February 1, 2024

Dangerous Hold Protections for Kids Are Simple and Don’t Need to be Repealed

By Erin Sandsmark

The first bell had barely rung in the 2023 school year before students, parents, and educators were faced with a tense policy battle. A new law limiting when adults can use dangerous holds on students was suddenly rejected by a few law enforcement departments who pulled their SROs from schools in protest. 

This decision set off a statewide debate on the role of police within schools. Many police officers claimed that the law is unclear (it’s not) and that meaningful change is necessary to clarify the law. With Attorney General Keith Ellison and Hennepin County Attorney Mary Moriarty stepping in to provide additional clarity, Governor Walz resisted calls for a special session, promising to return to the issue during the scheduled 2024 session. However, the debate remained open, and into the new year, some have supported the police and have called for the law to be “more clear,” giving the School Resource Officer and other special interest groups the political backing to totally gut the law of any meaningful policy that protects students.

As the lead of the Solutions Not Suspensions Coalition—a group of students, families, community members, and organizations committed to changing policies, practices, and mindsets specifically on discipline issues—this issue has been a top priority. Governor Walz and Minnesota legislators have noted that reopening the debate will be one of the first items on the agenda when the 2024 legislative session begins on February 12, and we are committed to ensuring students and families—particularly those from communities most heavily impacted by unfair discipline practices—have a seat at the table for this important conversation around school safety. Our communities have, until this point, been sidelined during this debate.

What’s Being Debated

Police lobbyist groups have argued that the law is confusing—ultimately pushing for legislative repeal. It’s a tactic that distracts from the spirit and the letter of the law: making sure that children are not subjected to dangerous holds when they present no threat to themselves or others. It is reasonable to expect adults, especially police officers, to exercise judgment and limit violent force when interacting with children.

The law is unambiguous and serves a crucial purpose: protecting our children from unnecessary and potentially harmful physical restraint from adults, including police officers, in schools. So where does the confusion come in? In some cases, bad faith interpretations have allowed rumors to spread, implying that adults can no longer intervene in dangerous situations. In reality, the law explicitly allows for reasonable force in situations where there is a risk of bodily harm or death to others. And in other cases, debates have circled in the legal weeds around which section of the statute applies to SROs and other adults in schools. A recent EdAllies podcast, featuring legal analysis from Maren Hulden, a Supervising Attorney with the Minnesota Disability Law Center at Mid-Minnesota Legal Aid who has extensive hands-on experience in protecting children, helps spell out exactly what the law says.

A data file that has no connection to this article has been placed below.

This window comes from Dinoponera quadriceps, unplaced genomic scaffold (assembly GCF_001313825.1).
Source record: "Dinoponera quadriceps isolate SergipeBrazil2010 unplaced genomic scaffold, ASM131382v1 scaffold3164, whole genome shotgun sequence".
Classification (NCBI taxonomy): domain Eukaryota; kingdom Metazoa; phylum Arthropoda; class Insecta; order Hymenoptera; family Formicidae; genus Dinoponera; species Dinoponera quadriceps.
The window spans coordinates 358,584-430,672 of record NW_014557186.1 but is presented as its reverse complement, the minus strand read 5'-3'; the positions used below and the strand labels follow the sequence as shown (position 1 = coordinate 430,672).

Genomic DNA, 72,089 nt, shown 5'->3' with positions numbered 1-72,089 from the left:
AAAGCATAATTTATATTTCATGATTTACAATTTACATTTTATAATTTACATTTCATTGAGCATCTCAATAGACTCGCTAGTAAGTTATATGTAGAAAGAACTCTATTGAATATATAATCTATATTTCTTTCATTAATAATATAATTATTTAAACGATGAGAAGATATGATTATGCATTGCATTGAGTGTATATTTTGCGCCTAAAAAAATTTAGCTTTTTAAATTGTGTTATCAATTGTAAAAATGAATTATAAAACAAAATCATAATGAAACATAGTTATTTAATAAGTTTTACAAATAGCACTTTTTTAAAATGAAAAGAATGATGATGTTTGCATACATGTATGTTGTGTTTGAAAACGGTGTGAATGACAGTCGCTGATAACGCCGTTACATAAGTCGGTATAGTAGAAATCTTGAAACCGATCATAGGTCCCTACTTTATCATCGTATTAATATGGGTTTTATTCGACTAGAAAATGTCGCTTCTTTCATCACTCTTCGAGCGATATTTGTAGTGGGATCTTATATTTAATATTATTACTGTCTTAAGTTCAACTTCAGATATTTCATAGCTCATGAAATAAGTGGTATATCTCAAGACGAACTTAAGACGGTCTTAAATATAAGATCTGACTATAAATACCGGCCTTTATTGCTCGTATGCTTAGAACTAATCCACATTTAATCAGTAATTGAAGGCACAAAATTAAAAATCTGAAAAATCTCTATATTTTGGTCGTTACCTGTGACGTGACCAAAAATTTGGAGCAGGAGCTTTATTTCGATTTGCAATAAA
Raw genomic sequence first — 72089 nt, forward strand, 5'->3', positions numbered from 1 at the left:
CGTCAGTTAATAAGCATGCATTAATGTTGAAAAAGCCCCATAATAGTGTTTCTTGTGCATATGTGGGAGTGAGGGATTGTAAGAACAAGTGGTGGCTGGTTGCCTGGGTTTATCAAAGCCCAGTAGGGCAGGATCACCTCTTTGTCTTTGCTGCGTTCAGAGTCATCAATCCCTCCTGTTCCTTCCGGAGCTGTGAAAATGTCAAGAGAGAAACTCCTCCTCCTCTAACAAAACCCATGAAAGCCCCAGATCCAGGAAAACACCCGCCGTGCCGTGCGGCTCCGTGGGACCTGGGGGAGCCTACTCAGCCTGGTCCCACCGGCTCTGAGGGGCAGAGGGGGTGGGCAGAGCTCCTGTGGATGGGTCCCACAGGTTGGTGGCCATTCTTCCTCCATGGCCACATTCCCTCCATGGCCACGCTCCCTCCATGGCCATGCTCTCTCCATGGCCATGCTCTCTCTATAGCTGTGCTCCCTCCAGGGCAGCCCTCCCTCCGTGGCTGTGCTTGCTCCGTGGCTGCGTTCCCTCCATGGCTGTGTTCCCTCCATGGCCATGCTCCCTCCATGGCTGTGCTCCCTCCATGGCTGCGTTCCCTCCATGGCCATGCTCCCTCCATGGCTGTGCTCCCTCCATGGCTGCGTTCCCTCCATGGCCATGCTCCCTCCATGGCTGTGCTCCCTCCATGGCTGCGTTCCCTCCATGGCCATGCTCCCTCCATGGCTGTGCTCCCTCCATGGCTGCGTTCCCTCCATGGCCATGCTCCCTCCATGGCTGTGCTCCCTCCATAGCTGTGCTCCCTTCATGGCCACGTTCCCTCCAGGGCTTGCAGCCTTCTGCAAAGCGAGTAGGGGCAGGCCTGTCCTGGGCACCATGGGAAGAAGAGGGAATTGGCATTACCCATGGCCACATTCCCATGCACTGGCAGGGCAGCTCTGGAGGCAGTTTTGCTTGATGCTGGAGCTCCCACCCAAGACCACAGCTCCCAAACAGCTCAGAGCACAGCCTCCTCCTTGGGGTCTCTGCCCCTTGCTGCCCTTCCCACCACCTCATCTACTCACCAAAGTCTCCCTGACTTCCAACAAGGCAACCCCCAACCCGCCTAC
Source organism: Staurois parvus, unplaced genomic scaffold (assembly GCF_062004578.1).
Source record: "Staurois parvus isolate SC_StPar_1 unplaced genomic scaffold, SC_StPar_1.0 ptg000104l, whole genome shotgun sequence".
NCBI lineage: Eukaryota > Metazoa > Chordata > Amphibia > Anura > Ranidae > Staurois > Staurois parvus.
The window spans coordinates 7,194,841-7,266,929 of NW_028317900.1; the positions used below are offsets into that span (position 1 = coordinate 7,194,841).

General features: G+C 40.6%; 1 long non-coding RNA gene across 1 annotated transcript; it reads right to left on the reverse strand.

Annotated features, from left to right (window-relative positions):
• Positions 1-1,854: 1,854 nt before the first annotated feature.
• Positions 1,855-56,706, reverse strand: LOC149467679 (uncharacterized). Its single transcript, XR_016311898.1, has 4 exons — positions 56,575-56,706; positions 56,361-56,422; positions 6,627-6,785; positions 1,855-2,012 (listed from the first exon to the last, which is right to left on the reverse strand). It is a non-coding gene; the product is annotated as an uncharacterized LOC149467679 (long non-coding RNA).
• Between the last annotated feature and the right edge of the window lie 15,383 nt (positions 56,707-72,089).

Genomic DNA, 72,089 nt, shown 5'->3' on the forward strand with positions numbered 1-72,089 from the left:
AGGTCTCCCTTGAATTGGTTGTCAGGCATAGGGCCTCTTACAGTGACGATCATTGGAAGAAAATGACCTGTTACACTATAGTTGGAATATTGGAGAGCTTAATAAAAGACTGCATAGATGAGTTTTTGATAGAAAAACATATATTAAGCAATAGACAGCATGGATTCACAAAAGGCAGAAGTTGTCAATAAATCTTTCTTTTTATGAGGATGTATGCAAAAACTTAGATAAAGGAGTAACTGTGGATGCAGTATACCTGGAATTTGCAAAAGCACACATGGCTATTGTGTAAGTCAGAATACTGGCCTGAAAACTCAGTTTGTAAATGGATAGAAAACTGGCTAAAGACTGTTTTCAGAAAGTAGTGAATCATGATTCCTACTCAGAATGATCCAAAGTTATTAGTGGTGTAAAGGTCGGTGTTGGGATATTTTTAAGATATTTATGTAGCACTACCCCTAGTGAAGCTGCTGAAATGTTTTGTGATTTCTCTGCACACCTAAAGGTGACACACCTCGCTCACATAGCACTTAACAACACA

While many have made the case that the current law is clear, even those who disagree should not use it as a window to walk back on the actual intent of the new limitations. Minnesota must continue to ensure a fair and necessary standard to uphold the safety and dignity of our students.

Why It Matters

The law on dangerous holds was put in place for a reason—and the Solutions Not Suspensions Coalition and our partners were part of a growing push to ban both in schools and beyond. In fact, a few years ago, Minnesota passed a ban on prone restraints in prisons because they are too dangerous and carry with them the potential for serious harm and even death. An investigation by KARE11 (MN) and KUSA (CO) “found a pattern of deaths across the United States—identifying 120 other people in the last decade, who like George Floyd, died while being held prone by officers.” Moreover, similar bans are already in place for students with disabilities within our K-12 system (another issue Maren unpacks on the podcast). Unsafe holds simply have no place in our schools, and it’s a line we should not walk back. 

The debate around reasonable force and police accountability is a big one, but on an issue where there is already significant precedent, the choice to draw a line and withdraw contracts from schools is ultimately a political one. Most schools with SROs stayed on the job, and others renewed their contracts as soon as they had legal clarity—highlighting that current law, for most police officers, does not need to be treated as a dealbreaker in working in schools. Despite this, some have used the issue as a tool to leverage the repeal of an important policy.

I urge those who continue to claim that the law is confusing to simply read the very short laws on when adults can use physical force and what holds are too dangerous to use in schools. The law is straightforward: children should not be subjected to dangerous restraints unless they pose an imminent threat to themselves or others. 

This session, lawmakers must resist pressure to gut this critical legislation in response to the false claims that the laws are “unclear.” Our focus should be on creating safe, nurturing environments for our students, not on granting unchecked powers to those who should be their protectors. 

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